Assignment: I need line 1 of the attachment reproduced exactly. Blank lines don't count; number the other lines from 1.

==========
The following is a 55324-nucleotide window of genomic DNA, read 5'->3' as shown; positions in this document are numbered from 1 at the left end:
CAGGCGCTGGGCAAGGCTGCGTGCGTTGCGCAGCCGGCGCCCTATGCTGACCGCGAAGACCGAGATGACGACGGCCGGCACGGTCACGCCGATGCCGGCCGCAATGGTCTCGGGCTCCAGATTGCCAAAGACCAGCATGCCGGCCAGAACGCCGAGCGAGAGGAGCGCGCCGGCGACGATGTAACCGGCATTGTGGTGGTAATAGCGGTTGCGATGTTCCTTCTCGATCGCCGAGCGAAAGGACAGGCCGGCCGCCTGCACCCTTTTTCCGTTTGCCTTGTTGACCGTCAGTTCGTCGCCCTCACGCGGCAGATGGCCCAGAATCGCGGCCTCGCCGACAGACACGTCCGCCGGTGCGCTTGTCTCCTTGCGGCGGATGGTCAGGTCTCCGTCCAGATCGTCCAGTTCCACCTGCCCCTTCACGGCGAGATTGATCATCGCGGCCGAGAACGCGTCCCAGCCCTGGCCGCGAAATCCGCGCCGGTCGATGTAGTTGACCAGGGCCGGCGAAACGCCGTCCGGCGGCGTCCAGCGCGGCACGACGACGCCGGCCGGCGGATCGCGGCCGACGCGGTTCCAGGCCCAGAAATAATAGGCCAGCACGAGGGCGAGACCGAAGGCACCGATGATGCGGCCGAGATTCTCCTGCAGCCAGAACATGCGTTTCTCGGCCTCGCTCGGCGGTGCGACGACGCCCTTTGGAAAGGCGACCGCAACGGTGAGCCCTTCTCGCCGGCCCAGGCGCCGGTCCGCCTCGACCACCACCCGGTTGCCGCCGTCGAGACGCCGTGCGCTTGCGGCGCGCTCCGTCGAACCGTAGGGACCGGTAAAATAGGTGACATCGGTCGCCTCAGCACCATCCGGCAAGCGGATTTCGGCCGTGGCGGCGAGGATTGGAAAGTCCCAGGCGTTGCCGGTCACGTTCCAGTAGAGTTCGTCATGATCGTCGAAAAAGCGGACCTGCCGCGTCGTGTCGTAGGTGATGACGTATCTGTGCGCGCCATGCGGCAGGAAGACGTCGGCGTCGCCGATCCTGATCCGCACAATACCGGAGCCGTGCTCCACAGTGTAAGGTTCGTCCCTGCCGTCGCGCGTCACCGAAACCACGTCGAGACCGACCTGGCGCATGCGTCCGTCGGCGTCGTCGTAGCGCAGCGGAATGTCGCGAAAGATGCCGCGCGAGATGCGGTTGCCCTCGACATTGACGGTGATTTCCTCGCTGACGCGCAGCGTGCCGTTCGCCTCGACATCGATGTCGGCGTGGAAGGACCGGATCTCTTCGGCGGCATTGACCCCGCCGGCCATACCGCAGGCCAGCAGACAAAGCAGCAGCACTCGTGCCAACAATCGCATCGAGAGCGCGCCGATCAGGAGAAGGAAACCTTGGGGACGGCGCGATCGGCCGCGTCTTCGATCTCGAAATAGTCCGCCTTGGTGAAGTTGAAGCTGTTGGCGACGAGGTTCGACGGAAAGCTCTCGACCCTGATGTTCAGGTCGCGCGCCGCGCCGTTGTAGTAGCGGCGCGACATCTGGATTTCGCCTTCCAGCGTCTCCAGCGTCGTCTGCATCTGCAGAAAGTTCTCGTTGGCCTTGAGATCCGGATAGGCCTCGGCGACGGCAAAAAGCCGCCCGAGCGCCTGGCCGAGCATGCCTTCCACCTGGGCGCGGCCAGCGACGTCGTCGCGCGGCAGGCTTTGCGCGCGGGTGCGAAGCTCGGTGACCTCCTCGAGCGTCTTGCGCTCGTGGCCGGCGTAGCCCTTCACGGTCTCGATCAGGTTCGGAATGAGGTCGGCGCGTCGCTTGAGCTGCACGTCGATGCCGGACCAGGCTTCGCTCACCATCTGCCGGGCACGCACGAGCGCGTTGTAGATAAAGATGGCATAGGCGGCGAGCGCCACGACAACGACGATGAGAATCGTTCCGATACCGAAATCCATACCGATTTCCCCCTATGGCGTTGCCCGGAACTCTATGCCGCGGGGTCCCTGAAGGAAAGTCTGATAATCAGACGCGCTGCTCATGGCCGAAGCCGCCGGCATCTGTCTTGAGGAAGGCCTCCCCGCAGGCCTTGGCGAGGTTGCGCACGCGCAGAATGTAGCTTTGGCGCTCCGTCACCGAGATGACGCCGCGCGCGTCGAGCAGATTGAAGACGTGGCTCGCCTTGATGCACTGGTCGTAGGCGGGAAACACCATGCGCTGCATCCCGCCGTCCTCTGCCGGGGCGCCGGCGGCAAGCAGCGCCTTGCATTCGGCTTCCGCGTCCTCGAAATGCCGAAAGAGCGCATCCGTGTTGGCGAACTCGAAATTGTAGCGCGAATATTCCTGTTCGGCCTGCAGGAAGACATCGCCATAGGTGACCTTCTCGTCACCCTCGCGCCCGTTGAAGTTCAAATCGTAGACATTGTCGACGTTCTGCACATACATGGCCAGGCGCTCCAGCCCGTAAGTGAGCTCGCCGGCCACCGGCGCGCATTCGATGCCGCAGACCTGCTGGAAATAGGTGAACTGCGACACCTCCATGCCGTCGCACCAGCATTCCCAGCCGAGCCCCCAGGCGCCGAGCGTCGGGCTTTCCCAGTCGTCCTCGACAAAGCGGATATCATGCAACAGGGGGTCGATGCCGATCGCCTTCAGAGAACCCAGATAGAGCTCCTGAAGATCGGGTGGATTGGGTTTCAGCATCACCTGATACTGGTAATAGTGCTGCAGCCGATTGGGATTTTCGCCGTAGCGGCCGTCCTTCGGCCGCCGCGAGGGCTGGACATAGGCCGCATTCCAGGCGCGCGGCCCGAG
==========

The following is a 55324-nucleotide window of genomic DNA, read 5'->3' as shown; positions in this document are numbered from 1 at the left end: